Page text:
Artificial Intelligence & Machine Learning , Next-Generation Technologies & Secure Development

What Goes Around Comes Back Around, With Chatbots Too

Study Shows Correlation Between Polite Language, Culture and LLM Output
What Goes Around Comes Back Around, With Chatbots Too
Be nice to the chatbots. (Image: Shutterstock)

It pays to be nice, even to an inanimate chunk of code masquerading as a conversation partner, find Japanese researchers who investigated the performance of large language models under conditions ranging from rudeness to obsequiousness.

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If you ask popular chatbots ChatGPT and Gemini, both will tell you that politely worded prompts have no direct impact on their responses. Computers can't feel emotions, after all.

But researchers from Tokyo's Waseda University said they found otherwise in a study that examined the correlation between the politeness of prompts in different languages and the performance of half a dozen large language models. Polite, but not overly polite, prompts tend to get better answers, while disrespectful ones could "significantly affect LLM performance."

"Impolite prompts may lead to a deterioration in model performance, including generations containing mistakes, stronger biases and omission of information," the researchers said. They studied six chatbots - including GPT-3.5, GPT-4 and Llama 2-70B - giving each eight prompts in English, Japanese and Chinese across tasks of summarization, language understanding benchmarks and stereotypical bias detection.

LLMs are not sentient, but they do train themselves with communication nuances that are mirrored in their query responses.

"Polite language in human communications often garners more compliance and effectiveness, while rudeness can cause aversion, impacting response quality. We consider that LLMs mirror human communication traits, suggesting they align with human cultural norms," the researchers said.

In response to a query on OpenAI's ChatGPT, the chatbot said that polite prompts can "help foster a respectful and collaborative interaction between us, which may indirectly enhance the quality of the responses you receive. Politeness can also contribute to clearer communication and more effective conveyance of your intentions or requests."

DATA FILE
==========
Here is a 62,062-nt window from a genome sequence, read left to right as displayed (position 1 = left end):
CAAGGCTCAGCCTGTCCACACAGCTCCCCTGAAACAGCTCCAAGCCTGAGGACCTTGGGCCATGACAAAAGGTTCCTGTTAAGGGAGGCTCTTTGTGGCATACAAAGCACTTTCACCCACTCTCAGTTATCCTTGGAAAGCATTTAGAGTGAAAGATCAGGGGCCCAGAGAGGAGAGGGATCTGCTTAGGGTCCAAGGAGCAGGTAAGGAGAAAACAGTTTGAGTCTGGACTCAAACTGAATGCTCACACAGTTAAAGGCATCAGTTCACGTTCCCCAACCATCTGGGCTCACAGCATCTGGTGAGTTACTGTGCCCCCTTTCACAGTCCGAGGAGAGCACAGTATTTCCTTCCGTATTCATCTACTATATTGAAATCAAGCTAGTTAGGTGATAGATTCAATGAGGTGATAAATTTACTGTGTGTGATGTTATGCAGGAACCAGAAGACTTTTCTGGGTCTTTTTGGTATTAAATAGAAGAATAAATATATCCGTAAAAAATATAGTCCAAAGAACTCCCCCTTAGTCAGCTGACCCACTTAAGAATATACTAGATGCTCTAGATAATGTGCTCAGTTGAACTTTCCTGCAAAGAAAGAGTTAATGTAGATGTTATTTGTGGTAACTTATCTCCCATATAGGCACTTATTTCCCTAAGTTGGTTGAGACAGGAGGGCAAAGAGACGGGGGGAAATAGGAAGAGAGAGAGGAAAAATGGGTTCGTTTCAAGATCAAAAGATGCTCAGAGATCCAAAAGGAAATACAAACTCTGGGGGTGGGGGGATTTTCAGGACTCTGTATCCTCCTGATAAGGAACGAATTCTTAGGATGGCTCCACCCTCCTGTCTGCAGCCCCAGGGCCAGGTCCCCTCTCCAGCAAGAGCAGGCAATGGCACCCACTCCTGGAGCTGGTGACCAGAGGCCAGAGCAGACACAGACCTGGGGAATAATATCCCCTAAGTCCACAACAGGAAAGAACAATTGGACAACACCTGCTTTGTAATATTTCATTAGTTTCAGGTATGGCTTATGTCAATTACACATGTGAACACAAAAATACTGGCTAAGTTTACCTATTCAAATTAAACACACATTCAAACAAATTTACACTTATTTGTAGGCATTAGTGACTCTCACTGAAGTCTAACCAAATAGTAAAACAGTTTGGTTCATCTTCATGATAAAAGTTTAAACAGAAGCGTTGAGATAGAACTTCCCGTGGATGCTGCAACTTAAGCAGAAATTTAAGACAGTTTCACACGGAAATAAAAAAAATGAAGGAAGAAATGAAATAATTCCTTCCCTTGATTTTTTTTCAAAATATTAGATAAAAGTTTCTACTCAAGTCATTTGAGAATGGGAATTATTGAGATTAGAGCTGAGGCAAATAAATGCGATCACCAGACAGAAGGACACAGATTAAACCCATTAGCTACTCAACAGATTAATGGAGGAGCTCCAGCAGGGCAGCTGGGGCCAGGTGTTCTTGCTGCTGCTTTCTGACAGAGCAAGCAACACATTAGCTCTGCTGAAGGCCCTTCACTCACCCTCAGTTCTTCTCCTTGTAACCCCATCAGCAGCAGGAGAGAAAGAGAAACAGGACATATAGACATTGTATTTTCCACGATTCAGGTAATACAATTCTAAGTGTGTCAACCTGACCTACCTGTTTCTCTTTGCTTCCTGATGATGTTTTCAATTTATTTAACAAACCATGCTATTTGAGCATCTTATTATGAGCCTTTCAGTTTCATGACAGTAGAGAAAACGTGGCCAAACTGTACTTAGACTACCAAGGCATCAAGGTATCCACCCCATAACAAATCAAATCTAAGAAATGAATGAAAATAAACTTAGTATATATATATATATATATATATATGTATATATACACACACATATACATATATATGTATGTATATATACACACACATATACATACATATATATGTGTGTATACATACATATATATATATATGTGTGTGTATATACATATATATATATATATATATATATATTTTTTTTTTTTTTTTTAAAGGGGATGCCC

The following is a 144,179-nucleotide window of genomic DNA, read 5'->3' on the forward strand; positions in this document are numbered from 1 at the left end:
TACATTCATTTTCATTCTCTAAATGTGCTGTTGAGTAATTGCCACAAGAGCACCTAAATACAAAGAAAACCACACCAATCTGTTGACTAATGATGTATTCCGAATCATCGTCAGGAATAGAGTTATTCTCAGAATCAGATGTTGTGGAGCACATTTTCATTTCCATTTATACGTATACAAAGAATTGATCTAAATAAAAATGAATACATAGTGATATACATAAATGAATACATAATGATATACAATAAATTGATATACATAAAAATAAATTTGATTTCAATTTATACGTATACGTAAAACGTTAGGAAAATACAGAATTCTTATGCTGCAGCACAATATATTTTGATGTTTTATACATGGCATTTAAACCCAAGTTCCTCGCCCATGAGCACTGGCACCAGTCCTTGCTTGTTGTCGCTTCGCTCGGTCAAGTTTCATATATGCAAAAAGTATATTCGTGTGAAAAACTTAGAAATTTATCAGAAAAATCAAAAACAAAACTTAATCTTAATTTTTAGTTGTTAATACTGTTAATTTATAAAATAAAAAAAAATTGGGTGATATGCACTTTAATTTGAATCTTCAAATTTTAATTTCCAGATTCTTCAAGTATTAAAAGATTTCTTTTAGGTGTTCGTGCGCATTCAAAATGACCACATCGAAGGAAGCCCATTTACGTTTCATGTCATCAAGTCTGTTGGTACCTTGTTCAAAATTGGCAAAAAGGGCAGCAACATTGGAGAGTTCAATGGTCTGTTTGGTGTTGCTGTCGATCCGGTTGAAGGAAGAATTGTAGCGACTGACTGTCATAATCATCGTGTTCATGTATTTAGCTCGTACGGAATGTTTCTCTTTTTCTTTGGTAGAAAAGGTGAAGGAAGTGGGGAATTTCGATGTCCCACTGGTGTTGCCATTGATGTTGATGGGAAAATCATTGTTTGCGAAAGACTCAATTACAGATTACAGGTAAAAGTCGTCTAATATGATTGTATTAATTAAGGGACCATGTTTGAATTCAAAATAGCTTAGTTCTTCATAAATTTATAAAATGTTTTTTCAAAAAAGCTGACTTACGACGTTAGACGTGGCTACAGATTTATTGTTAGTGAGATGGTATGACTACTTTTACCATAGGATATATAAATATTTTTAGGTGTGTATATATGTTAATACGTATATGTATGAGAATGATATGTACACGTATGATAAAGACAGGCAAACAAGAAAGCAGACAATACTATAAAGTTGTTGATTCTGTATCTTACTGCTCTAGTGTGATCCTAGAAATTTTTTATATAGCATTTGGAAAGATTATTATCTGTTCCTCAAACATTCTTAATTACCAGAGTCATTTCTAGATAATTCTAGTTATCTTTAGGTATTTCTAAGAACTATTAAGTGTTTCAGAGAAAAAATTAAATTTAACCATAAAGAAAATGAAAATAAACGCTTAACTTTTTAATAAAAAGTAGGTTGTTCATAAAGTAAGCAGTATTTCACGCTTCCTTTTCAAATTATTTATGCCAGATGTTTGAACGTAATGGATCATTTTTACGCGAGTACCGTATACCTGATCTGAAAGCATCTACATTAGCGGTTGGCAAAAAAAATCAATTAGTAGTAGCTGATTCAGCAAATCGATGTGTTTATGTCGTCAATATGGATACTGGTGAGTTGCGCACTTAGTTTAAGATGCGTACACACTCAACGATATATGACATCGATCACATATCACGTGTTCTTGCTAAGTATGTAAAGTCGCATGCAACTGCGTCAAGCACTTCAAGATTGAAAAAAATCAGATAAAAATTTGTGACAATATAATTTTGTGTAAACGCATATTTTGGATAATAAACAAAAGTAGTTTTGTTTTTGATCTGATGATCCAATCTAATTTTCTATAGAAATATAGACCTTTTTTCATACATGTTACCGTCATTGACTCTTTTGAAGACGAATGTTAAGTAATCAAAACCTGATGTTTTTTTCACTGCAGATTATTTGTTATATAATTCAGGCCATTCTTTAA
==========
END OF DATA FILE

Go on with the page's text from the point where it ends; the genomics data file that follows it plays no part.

Google's Gemini is not part of the study, but it is one of the more popular chatbots currently in use. Gemini acknowledged that politeness can affect its response. It said: "While I am not programmed with emotions, using polite language can subtly influence the tone of my response, making it seem more helpful and respectful. This can create a more positive user experience."

Google and OpenAI did not immediately respond to a request for comment.

Being polite to chatbots could take its human users places, but flattery won't get them anywhere.

"Impolite prompts often result in poor performance, but excessive flattery is not necessarily welcome," the researchers said. Excessively rude or flattering prompts resulted in longer or much shorter answers than anticipated, even as the LLMs showed a high sensitivity in the language understanding benchmark task. Some LLMs declined to respond in the bias detection task if the prompts were extremely impolite, but on an average the research showed that moderate politeness gave relatively better results.

Cultural context and language nuances play a role too, as LLMs tend to mirror nuances of the data they're trained on. Tolerance levels for politeness varied with each language, demonstrating unique sensitivities that reflect cultural idiosyncrasies.

Expressing politeness in English, Chinese and Japanese present varying levels of complexity and societal implications, and this likely affects the processing capabilities of LLMs trained on data that is based on these cultural nuances. LLM developers must therefore consider cultural sensitivities when they design LLMs and use culturally aware datasets and model training processes, the researchers said.


About the Author

Rashmi Ramesh

Rashmi Ramesh

Assistant Editor, Global News Desk, ISMG

Ramesh has seven years of experience writing and editing stories on finance, enterprise and consumer technology, and diversity and inclusion. She has previously worked at formerly News Corp-owned TechCircle, business daily The Economic Times and The New Indian Express.




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